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Volume 68, issue 1
Geogr. Helv., 68, 7-16, 2013
https://doi.org/10.5194/gh-68-7-2013
© Author(s) 2013. This work is distributed under
the Creative Commons Attribution 3.0 License.

Special issue: Making European geographies

Geogr. Helv., 68, 7-16, 2013
https://doi.org/10.5194/gh-68-7-2013
© Author(s) 2013. This work is distributed under
the Creative Commons Attribution 3.0 License.

Standard article 30 May 2013

Standard article | 30 May 2013

(Im)mobile Geographies

C. Minca C. Minca
  • Cultural Geography, Wageningen University, the Netherlands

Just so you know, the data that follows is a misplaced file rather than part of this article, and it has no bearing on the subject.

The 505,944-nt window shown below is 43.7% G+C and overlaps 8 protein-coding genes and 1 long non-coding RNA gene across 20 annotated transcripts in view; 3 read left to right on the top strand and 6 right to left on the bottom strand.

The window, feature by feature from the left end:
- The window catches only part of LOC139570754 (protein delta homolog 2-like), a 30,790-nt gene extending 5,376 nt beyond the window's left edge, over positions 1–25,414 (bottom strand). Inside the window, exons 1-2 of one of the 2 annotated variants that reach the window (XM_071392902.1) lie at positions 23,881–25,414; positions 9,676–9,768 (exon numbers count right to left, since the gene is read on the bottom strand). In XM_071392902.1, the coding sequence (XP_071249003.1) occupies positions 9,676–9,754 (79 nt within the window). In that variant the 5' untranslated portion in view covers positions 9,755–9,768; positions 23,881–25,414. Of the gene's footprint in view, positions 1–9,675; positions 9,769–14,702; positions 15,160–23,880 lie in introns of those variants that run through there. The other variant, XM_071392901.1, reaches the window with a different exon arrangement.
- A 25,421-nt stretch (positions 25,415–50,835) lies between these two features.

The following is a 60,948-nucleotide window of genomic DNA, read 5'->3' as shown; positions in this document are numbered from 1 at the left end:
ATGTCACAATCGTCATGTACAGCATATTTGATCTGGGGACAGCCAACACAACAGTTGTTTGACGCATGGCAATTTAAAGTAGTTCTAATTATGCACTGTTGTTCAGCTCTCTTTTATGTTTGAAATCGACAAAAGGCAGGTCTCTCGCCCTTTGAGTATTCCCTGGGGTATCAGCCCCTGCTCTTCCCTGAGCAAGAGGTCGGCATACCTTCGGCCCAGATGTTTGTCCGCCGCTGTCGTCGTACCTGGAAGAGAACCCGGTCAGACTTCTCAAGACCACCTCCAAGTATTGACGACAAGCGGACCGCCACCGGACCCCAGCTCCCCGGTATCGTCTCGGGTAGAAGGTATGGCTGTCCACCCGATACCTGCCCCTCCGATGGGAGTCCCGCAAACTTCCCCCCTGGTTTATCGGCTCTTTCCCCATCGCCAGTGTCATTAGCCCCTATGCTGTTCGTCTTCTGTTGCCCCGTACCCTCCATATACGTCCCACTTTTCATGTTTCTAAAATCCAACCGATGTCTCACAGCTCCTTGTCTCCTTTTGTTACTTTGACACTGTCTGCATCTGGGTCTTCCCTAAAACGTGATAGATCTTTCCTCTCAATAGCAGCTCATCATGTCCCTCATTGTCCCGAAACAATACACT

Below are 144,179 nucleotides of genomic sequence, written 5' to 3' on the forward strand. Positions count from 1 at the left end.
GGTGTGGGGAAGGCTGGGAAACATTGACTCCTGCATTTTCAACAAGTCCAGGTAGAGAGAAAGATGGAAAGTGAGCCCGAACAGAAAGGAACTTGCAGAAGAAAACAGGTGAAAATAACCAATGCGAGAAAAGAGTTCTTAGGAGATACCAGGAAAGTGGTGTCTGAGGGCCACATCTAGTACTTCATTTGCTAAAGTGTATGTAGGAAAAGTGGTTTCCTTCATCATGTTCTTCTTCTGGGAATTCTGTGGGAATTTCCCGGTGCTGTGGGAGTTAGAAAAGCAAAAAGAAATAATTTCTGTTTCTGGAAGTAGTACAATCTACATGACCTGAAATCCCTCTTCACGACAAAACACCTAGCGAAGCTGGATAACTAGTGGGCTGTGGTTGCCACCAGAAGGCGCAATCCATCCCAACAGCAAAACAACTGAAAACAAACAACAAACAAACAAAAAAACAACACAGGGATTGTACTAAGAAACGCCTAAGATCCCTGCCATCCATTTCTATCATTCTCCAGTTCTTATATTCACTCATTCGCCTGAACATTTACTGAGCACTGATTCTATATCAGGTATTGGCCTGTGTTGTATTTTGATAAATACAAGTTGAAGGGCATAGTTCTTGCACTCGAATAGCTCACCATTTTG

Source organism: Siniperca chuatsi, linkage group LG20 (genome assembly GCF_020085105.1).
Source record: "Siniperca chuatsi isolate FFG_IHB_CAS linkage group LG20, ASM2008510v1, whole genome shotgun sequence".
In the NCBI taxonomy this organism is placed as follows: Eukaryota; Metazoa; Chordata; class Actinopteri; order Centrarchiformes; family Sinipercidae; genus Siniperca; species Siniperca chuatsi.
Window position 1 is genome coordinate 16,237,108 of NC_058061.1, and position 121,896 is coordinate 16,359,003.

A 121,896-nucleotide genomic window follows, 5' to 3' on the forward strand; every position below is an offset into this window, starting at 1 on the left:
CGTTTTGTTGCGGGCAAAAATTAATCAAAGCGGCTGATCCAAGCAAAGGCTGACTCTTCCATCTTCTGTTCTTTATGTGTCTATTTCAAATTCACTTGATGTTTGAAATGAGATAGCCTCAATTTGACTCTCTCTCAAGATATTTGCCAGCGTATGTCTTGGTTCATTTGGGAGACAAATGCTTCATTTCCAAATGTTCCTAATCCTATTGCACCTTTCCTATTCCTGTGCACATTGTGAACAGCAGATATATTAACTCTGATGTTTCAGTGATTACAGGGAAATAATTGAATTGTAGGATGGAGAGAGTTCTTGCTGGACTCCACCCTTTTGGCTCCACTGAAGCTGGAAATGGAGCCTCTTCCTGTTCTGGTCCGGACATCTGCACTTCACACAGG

Abstract. The growing tendency to evaluate – sometimes even ''measure'' – the ''productivity'' of academics is seriously affecting what we consider to be relevant geographical output. This tendency is also significantly reshaping the actual geographies of the disciplinary debate, by introducing important debates about the relationship between one English speaking mainstream international literature and the different national schools. However, the related discussion on the Anglo-American hegemony in geography seems to be strongly influenced by the growing request on the part of university management to identify ways of ''ranking'' good research and how to respond to the increasing internationalization of academic work. This paper will discuss the effects of neoliberal agendas on how geographical work is promoted, produced and circulated in Europe, with different results in different contexts; in some cases originating perverse impacts on the quality of geographical work; in others, creating the opportunity for innovative agendas and for more transparent ways of managing academic careers.

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